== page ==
Title: Heterogeneous susceptibilities in network influence models
Authors: Daniel Sewell - University of Iowa (United States) [presenting]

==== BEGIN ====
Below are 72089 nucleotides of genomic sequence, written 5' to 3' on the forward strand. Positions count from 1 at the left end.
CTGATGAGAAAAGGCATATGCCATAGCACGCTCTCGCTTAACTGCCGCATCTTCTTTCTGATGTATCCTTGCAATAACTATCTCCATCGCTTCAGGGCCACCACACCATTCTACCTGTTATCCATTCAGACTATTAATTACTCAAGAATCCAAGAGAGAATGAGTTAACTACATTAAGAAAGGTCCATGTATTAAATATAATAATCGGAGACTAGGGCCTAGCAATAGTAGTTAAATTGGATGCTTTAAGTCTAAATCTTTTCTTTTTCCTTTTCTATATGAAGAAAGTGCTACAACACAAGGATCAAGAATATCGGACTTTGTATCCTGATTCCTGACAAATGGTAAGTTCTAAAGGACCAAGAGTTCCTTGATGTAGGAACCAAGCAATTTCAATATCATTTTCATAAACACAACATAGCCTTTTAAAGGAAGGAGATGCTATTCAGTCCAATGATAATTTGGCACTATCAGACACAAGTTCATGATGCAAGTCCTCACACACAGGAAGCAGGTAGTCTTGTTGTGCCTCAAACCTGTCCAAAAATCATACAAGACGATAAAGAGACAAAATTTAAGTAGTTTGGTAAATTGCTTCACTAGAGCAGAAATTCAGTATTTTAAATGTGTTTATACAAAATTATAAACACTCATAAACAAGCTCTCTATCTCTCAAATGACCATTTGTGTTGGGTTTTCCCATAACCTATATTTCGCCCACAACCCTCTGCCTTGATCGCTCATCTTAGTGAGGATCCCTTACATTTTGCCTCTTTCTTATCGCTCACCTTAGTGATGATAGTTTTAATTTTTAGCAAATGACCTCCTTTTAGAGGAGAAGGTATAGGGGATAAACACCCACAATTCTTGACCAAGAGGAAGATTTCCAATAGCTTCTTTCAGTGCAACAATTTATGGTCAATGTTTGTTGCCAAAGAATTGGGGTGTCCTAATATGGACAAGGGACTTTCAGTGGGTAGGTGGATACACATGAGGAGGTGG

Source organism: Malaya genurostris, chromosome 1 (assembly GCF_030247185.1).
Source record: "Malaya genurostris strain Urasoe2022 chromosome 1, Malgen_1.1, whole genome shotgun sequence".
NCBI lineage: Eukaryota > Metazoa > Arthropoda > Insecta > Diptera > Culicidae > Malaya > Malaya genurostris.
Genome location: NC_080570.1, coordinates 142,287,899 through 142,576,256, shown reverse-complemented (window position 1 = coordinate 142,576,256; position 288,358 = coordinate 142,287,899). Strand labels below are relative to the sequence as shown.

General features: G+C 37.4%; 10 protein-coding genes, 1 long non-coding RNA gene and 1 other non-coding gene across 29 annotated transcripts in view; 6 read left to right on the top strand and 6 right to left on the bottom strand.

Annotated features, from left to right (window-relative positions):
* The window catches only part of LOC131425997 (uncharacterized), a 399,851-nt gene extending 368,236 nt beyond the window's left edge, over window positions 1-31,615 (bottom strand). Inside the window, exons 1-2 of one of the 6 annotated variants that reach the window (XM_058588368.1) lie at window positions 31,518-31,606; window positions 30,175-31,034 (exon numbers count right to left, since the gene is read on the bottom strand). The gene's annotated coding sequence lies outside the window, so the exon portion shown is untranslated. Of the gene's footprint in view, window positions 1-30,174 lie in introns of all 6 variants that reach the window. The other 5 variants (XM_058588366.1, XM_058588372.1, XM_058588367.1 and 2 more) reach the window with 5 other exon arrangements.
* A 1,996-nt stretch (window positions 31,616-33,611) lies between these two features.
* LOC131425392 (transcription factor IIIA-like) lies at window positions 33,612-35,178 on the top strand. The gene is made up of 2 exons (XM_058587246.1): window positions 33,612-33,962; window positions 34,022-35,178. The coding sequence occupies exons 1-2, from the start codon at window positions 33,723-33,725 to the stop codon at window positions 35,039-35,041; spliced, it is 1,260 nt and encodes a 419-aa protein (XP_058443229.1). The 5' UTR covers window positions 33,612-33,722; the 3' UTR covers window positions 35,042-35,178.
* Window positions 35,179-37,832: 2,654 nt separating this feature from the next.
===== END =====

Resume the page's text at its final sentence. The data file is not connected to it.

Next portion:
Abstract: Network autocorrelation models are widely used to evaluate the impact of influence on some variable of interest or diffusion through a network. This is a large class of models that parsimoniously accounts for how one's neighbors influence one's own behaviors, opinions, or states by incorporating the network adjacency matrix into the joint distribution of the data. These models assume homogeneous susceptibility to influence through the network, however, which may be a strong assumption in many contexts. A hierarchical model is proposed which allows the influence parameter to be a function of individual attributes and/or of local network topological features. An approximation of the posterior distribution is derived in a general framework that is applicable to the Durbin, network effects, network disturbances, or network moving average autocorrelation models. The proposed approach can also be applied to investigating determinants of influence in the context of egocentric network data.